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Tag: child characters

More (untitled) microfictions from Nanoism

“on a card written in crayon:”, by Cynthia Day

Appeared in Nanoism, June 6th, 2018

22 words

I adore this. (Spoilers….) At first I took it for the love note of a rather daffy adult. It was only on a reread that I got who the writer of the card was.

“I wouldn’t wash her handprint off the window,” by Shane Olivieri

Appeared in Nanoism, June 27th, 2018

24 words

I like the implication that the narrator is deep in denial—or rather, was. Perhaps this is about a child who refuses to visit her noncustodial parent after the divorce.

“Today was okay,” by Daniel Galef

Appeared in Nanoism, January 8th, 2014

28 words

Ouch.

I like the filename.

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Short story: “Day One”

“Day One,” by Ashlee Crews

Appeared in Ploughshares Summer 2018, guest-edited by Jill McCorkle

A few thousand words

This is really good. The slow reveal of who Charles is and what he did is riveting, and Mavis’s cognitive dissonance, as her doctor calls it, is very believable. It’s for the best that we never find out the whole of what happened that night—the details would inevitably be lurid, sensationalistic, irrelevant.

I’m not sure what the title means. I say that a lot; titles often perplex me. This isn’t day one of Charles’ sentence, is it?

Short story: “The Day the World Broke”

“The Day the World Broke,” by Autumn Owens

Appeared in Daily Science Fiction, August 7th, 2018

760 words

I like the atmosphere of this piece, and the ambiguity around the character’s final confession.

Flash fiction story: “Fawn”

“Fawn,” by Carrie Cooperidge

Appeared in Ploughshares Summer 2018, guest-edited by Jill McCorkle

A few hundred words, I think

I like the subtle anxiety that builds up to the last line. Seems to be the dawning awareness that motherlove is not as dependable as the protagonist has hitherto unthinkingly believed.

Short story: “Mr. Try Again”

“Mr. Try Again,” by A. Merc Rustad

Appeared in Nightmare Magazine, March 2018, issue 66 (read or listen)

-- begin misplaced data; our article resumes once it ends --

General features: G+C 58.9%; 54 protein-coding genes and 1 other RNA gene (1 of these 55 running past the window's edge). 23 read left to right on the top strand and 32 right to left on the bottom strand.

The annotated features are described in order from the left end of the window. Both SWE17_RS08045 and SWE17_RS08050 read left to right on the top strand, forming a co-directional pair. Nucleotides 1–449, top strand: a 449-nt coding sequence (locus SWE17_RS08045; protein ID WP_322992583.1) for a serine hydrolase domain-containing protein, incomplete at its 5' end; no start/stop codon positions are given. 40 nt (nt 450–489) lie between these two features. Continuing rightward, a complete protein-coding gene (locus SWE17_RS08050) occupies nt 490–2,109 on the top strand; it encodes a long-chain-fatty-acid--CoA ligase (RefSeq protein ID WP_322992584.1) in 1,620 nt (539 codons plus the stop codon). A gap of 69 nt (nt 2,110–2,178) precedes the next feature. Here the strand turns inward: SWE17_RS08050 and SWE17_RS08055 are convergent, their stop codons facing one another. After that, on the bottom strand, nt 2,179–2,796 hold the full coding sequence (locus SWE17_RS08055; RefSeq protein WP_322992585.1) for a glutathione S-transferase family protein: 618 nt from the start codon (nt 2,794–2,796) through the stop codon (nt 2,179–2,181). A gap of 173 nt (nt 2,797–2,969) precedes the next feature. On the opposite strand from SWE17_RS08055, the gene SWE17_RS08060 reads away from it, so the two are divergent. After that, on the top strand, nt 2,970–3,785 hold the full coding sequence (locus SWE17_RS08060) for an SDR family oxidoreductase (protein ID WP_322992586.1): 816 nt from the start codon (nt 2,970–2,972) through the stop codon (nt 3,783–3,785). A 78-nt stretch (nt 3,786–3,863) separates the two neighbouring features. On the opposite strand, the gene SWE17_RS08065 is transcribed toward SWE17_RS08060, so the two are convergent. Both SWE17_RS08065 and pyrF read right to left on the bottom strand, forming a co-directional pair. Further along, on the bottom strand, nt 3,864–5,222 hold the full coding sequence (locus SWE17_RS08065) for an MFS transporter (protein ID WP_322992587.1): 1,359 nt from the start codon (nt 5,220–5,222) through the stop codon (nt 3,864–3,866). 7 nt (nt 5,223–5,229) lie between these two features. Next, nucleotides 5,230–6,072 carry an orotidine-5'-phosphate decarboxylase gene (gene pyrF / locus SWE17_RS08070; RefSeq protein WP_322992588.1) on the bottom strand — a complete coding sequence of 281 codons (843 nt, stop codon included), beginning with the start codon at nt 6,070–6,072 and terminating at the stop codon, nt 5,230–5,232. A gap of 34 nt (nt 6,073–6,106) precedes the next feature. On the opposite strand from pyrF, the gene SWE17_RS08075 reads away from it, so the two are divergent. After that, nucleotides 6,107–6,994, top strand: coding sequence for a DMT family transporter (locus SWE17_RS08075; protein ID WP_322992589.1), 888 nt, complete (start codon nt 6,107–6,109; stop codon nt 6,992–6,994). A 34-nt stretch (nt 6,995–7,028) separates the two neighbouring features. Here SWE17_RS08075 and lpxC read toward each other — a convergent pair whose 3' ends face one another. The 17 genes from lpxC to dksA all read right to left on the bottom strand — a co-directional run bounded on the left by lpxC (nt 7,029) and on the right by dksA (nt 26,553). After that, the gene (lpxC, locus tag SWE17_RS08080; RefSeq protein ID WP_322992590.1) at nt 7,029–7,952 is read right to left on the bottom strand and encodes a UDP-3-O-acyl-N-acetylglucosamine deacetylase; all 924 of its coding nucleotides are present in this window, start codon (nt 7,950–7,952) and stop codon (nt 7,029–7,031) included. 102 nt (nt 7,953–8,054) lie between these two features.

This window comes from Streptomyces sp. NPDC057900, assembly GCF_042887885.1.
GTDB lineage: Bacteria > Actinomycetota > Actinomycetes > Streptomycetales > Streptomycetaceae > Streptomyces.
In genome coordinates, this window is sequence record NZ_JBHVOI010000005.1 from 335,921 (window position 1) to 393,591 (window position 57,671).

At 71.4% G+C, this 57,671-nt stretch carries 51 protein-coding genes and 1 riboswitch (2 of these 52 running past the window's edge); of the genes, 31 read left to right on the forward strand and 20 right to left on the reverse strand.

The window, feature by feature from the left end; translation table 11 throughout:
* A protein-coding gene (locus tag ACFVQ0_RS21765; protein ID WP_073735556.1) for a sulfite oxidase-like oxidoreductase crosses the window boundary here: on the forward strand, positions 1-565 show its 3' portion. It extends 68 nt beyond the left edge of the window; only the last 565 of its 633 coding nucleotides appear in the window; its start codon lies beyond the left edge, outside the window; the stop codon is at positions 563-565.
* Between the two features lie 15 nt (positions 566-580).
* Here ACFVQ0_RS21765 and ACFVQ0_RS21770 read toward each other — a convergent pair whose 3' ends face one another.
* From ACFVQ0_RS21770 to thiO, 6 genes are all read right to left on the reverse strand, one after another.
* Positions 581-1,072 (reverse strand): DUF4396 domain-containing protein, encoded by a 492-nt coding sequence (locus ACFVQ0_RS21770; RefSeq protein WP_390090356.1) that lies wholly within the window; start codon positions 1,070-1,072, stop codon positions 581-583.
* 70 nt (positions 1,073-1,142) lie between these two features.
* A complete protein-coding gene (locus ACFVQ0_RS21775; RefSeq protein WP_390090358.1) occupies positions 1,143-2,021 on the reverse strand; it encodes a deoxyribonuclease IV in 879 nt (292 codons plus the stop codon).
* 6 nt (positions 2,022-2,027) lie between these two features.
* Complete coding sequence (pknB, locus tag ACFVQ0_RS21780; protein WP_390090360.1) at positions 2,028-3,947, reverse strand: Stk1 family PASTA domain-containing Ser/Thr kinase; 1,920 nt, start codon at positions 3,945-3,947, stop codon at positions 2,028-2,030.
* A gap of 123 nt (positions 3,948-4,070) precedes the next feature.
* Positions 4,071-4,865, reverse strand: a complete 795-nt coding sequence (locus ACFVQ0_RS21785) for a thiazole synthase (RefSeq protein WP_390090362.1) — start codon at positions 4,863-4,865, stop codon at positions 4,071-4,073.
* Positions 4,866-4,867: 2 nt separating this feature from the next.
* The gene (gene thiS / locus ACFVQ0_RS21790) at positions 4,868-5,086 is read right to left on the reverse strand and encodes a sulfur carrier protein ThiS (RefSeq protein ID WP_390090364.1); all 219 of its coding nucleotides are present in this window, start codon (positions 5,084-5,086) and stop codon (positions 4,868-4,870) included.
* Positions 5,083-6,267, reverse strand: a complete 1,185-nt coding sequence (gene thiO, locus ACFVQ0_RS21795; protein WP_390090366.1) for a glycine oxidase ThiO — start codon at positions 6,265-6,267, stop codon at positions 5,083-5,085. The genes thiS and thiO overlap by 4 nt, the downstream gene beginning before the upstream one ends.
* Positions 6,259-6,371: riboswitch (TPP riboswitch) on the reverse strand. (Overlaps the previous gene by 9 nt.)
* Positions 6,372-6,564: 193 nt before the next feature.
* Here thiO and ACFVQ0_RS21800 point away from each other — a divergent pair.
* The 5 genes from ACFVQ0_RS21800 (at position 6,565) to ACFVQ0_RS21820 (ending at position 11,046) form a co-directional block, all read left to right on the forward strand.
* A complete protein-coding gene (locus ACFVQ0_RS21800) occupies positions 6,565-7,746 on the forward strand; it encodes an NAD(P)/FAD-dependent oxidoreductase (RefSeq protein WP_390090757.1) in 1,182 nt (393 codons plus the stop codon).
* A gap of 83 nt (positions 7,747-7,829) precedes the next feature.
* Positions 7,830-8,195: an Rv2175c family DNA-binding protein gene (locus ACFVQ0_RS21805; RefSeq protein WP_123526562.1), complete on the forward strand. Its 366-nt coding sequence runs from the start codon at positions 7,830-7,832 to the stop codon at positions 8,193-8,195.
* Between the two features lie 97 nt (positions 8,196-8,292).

4,338 words, though it feels more substantial than that

The prose is dizzying. I feel like this story is about survivor’s guilt? Though there’s a sense of quasi-complicity that goes beyond everyday survivor’s guilt.

Flash fiction story: “Greased Lightnin'”

“Greased Lightnin’,” by Meghan Phillips

Appeared in Pidgeonholes, June 2018

181 words

I like the line “Just like the real thing.”

And of course I like the erotic car imagery. Amazing how impressionable kids’ minds and sexualities seem to be.

Short story: “Bloodletting”

“Bloodletting,” by Melanie Rees

Appeared in Unnerving Magazine, issue #6

Maybe 2,000 words?

I liked this one.

Short story: “Birthday Boy”

“Birthday Boy,” by Amy Lukavics

Appeared in Unnerving Magazine, issue #6 (it’s the first story in the issue)

Maybe 3,000 words? I’m hopeless at estimating these things

Clever, and the mother’s emotional arc feels believable, at least to me. Of course, the story cheats by withholding information that the point-of-view character knows, but I think it gets away with it.

 

 

Short story: “Dead in the Eye”

“Dead in the Eye,” by Melissa Mesku

Appeared in FLAPPERHOUSE #17, Spring 2018

1,492 words

I like the last paragraph. It seems to tie everything together.

Is every adolescence story a coming-of-age story? Surely not. Surely some of them are just life experience stories. Here, the protagonist doesn’t yet understand the difference between her and Violet; she’s still, as it were, innocent. It’s her adult self who marks that difference.

Flash fiction story: “The Chex Gambit”

“The Chex Gambit,” by Jon Lasser

Read for Toasted Cake 184, May 13th, 2018

Not sure how many words

Fun.